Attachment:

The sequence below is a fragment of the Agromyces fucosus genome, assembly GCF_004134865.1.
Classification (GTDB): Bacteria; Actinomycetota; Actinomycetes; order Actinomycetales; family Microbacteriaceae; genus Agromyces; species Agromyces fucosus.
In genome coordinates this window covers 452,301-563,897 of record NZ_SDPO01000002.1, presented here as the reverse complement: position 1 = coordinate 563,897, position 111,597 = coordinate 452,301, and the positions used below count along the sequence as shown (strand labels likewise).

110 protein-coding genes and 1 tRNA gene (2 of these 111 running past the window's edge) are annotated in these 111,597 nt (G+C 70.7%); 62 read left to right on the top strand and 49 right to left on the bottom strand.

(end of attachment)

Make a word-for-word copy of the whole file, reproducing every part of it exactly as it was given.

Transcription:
The sequence below is a fragment of the Agromyces fucosus genome, assembly GCF_004134865.1.
Classification (GTDB): Bacteria; Actinomycetota; Actinomycetes; order Actinomycetales; family Microbacteriaceae; genus Agromyces; species Agromyces fucosus.
In genome coordinates this window covers 452,301-563,897 of record NZ_SDPO01000002.1, presented here as the reverse complement: position 1 = coordinate 563,897, position 111,597 = coordinate 452,301, and the positions used below count along the sequence as shown (strand labels likewise).

110 protein-coding genes and 1 tRNA gene (2 of these 111 running past the window's edge) are annotated in these 111,597 nt (G+C 70.7%); 62 read left to right on the top strand and 49 right to left on the bottom strand.